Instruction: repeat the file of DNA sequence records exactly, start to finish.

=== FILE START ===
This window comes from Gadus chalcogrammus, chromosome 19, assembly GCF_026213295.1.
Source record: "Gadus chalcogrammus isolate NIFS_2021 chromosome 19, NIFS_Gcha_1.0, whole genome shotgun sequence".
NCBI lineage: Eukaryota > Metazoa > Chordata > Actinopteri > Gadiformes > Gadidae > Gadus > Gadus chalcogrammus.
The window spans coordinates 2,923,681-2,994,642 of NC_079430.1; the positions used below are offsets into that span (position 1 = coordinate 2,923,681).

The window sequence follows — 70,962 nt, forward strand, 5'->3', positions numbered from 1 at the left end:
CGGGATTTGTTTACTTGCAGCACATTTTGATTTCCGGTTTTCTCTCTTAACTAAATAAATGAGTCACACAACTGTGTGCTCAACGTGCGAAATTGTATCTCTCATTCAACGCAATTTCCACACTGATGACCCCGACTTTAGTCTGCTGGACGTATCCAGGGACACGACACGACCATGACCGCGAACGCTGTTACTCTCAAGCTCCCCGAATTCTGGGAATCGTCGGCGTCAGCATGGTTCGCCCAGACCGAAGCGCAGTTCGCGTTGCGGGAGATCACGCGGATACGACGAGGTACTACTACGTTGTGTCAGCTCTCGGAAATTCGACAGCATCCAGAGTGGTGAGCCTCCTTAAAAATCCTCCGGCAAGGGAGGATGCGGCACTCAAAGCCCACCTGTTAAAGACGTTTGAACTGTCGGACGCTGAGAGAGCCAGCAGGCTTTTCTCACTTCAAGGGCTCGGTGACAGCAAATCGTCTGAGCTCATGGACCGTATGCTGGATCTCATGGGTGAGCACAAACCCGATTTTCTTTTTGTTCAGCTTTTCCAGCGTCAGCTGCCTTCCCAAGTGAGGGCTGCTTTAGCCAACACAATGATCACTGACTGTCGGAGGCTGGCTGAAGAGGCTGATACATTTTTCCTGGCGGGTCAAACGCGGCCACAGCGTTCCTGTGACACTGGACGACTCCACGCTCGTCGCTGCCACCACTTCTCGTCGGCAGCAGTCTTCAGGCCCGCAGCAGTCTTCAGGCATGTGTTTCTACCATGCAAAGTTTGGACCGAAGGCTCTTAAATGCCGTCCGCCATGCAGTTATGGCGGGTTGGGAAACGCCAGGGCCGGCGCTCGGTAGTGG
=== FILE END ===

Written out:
This window comes from Gadus chalcogrammus, chromosome 19, assembly GCF_026213295.1.
Source record: "Gadus chalcogrammus isolate NIFS_2021 chromosome 19, NIFS_Gcha_1.0, whole genome shotgun sequence".
NCBI lineage: Eukaryota > Metazoa > Chordata > Actinopteri > Gadiformes > Gadidae > Gadus > Gadus chalcogrammus.
The window spans coordinates 2,923,681-2,994,642 of NC_079430.1; the positions used below are offsets into that span (position 1 = coordinate 2,923,681).

The window sequence follows — 70,962 nt, forward strand, 5'->3', positions numbered from 1 at the left end:
CGGGATTTGTTTACTTGCAGCACATTTTGATTTCCGGTTTTCTCTCTTAACTAAATAAATGAGTCACACAACTGTGTGCTCAACGTGCGAAATTGTATCTCTCATTCAACGCAATTTCCACACTGATGACCCCGACTTTAGTCTGCTGGACGTATCCAGGGACACGACACGACCATGACCGCGAACGCTGTTACTCTCAAGCTCCCCGAATTCTGGGAATCGTCGGCGTCAGCATGGTTCGCCCAGACCGAAGCGCAGTTCGCGTTGCGGGAGATCACGCGGATACGACGAGGTACTACTACGTTGTGTCAGCTCTCGGAAATTCGACAGCATCCAGAGTGGTGAGCCTCCTTAAAAATCCTCCGGCAAGGGAGGATGCGGCACTCAAAGCCCACCTGTTAAAGACGTTTGAACTGTCGGACGCTGAGAGAGCCAGCAGGCTTTTCTCACTTCAAGGGCTCGGTGACAGCAAATCGTCTGAGCTCATGGACCGTATGCTGGATCTCATGGGTGAGCACAAACCCGATTTTCTTTTTGTTCAGCTTTTCCAGCGTCAGCTGCCTTCCCAAGTGAGGGCTGCTTTAGCCAACACAATGATCACTGACTGTCGGAGGCTGGCTGAAGAGGCTGATACATTTTTCCTGGCGGGTCAAACGCGGCCACAGCGTTCCTGTGACACTGGACGACTCCACGCTCGTCGCTGCCACCACTTCTCGTCGGCAGCAGTCTTCAGGCCCGCAGCAGTCTTCAGGCATGTGTTTCTACCATGCAAAGTTTGGACCGAAGGCTCTTAAATGCCGTCCGCCATGCAGTTATGGCGGGTTGGGAAACGCCAGGGCCGGCGCTCGGTAGTGG